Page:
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Over the past few years, there has been an increased focus on consumer and supplier payment processes within the travel and hospitality industry.
Historically, the sector has not had the attention it warrants. Perhaps because payments are complicated and not really part of the “travel” hierarchy. Payments have existed in a silo, a functional transactional process that comes after all the super-exciting stuff – the marketing, the product development, the personalisation – has served its purpose.
But macro tailwinds are helping propel the sector into the spotlight. The general shift towards a cashless world means consumers are generally more aware of their options around payments. Services such as Amazon Prime are normalising one-click payments. Globalisation means that “digital wallets” are moving from their Chinese breeding ground into APAC, Europe and North America.
A clear indication that payments are maturing comes, appropriately, by following the money. “Fintech”, or financial technology, has rocketed as an area of interest for investors.
KPMG said that global fintech funding rose to $111.8 billion in 2018, a 120% increase from 2017. Accenture used a different methodology and came up with a smaller total –$55.3 billion – but still noted a triple-digit percentage increase on 2017.
People at the leading edge of the payments industry are excited by the immediate future and have been for some time.
Dan Schulman, CEO, PayPal said back in 2016: “We are going to see more change in the financial services industry in the next three to five years than we have seen in the last 30 years”
Payments’ time has arrived.
The WTTC says that travel and tourism’s contribution to the global economy in 2018 was US$8.8 trillion, of which US$2.8 trillion is a “direct” result of travel and tourism (rather than indirect or induced). Trillions of dollars are changing hands between the traveller, the agent and the supplier. Payments must be made across borders, in different currencies, in real-time, securely while complying with global and local regulations.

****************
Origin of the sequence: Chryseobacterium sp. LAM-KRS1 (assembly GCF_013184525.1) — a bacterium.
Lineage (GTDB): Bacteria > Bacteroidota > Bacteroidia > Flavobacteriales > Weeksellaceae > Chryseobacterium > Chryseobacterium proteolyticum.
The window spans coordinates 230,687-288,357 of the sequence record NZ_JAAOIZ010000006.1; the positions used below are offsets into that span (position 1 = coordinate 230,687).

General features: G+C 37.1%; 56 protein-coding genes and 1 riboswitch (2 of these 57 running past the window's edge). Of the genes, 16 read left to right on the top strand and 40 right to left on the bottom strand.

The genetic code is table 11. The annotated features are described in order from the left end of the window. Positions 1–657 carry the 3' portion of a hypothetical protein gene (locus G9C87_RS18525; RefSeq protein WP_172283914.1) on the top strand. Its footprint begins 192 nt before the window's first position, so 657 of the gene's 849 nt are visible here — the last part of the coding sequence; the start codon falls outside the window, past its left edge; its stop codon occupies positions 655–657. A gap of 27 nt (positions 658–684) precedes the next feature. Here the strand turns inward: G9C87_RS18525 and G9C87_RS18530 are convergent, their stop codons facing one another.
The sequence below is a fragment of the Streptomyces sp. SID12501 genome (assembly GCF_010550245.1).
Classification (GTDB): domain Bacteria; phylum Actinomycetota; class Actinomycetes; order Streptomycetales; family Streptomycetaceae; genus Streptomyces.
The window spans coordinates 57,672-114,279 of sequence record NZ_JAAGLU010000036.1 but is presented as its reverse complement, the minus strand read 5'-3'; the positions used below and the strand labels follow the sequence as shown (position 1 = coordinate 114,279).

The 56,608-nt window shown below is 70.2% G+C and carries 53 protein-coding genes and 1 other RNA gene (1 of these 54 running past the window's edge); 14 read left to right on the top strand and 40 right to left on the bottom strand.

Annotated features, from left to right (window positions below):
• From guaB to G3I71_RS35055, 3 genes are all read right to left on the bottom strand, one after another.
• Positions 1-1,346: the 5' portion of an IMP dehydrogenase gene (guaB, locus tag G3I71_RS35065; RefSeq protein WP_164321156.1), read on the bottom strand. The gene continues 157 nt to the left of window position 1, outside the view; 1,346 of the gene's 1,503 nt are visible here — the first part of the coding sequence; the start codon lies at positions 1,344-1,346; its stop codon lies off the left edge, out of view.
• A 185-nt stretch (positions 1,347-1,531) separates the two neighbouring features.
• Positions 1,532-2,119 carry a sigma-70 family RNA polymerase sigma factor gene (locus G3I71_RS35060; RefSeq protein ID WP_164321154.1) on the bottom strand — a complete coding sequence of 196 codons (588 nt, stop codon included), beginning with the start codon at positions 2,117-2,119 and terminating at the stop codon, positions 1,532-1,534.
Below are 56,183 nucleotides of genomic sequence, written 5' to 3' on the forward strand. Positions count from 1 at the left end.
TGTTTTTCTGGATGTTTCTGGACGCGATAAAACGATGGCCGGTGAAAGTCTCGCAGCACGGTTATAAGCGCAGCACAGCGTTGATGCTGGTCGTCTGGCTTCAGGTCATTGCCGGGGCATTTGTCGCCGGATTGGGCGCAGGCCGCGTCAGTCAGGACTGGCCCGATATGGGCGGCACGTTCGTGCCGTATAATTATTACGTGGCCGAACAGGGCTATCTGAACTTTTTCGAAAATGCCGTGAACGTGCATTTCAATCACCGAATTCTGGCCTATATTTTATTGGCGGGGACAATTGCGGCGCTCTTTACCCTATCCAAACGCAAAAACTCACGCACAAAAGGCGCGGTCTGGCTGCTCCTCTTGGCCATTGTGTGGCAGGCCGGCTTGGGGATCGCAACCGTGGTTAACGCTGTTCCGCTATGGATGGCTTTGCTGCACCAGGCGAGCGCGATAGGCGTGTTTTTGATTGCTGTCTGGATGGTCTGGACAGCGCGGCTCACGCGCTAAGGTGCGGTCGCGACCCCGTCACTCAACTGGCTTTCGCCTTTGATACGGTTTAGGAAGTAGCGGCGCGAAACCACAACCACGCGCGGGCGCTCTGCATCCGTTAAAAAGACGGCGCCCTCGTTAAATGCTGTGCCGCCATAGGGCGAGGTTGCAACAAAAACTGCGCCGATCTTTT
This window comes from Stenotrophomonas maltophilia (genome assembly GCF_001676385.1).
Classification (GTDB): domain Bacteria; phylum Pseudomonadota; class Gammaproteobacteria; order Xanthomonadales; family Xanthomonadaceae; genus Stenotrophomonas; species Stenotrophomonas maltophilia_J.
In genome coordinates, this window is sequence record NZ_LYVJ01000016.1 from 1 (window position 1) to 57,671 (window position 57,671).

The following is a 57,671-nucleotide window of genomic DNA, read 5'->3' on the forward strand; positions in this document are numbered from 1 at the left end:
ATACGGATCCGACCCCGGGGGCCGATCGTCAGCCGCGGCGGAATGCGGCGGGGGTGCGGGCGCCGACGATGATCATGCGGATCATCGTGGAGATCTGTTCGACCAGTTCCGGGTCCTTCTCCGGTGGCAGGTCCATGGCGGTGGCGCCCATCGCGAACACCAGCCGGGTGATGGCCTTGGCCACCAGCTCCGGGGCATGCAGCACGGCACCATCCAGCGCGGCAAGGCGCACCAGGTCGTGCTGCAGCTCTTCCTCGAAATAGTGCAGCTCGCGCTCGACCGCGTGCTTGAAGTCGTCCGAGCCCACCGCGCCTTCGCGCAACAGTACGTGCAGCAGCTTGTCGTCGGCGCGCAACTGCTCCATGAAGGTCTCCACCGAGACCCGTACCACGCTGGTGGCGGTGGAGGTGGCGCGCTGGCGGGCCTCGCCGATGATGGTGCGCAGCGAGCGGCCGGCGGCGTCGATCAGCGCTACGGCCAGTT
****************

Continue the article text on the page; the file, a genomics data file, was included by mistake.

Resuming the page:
There are B2B and B2C considerations at play. At the risk of oversimplifying, when a traveller books through an agent - offline, online, corporate – there are two payment processes to consider. First of all, the money needs to come out of the traveller’s account and into the agent’s account. The agent then has to get that money to the supplier of the product which the traveller has bought.
Payments is one of Amadeus’ strategic growth businesses, headed up by Bart Tompkins who moved across last April from running Amadeus China. There are 175 people in the company dedicated to payments, with a specialist unit set up in 2012. In 2018, the unit had 1,000 travel clients and processed more than €100 billion in payments during the year.
Last month Amadeus hosted its first ever “Future of Payments” event in Madrid, the latest in a line of targeted invitation-only networking and educational get-togethers. One recurring theme across the two days was that B2B and B2C processes are evolving independently, at the same time as they are starting to shape each other.
China is leading the global charge towards digital payments, with other markets in Asia Pacific including India not far behind. The momentum in China is coming from the region’s mobile-commerce expertise. The volumes are eye-watering. In 2017, mobile payments accounted for $16 trillion worth of transactions in China. In the US, the comparative figure was $206 billion.
In this context, the big players in the region’s travel sector have approached the payment processes more strategically than peers in so-called mature markets. Ctrip has moved beyond being “China’s biggest OTA” to become the third or fourth largest travel business in the world depending on what metrics you use. It launched Trip.com as its brand for markets outside China in 2017, a year or so after its $1bn purchase of Skyscanner, giving it a significant global footprint.
So, when it comes to payments, a lot of money passes through Ctrip’s hands. In 2018, Ctrip’s financials revealed a gross merchandising value for the year – excluding Skyscanner – of more than $100 billion.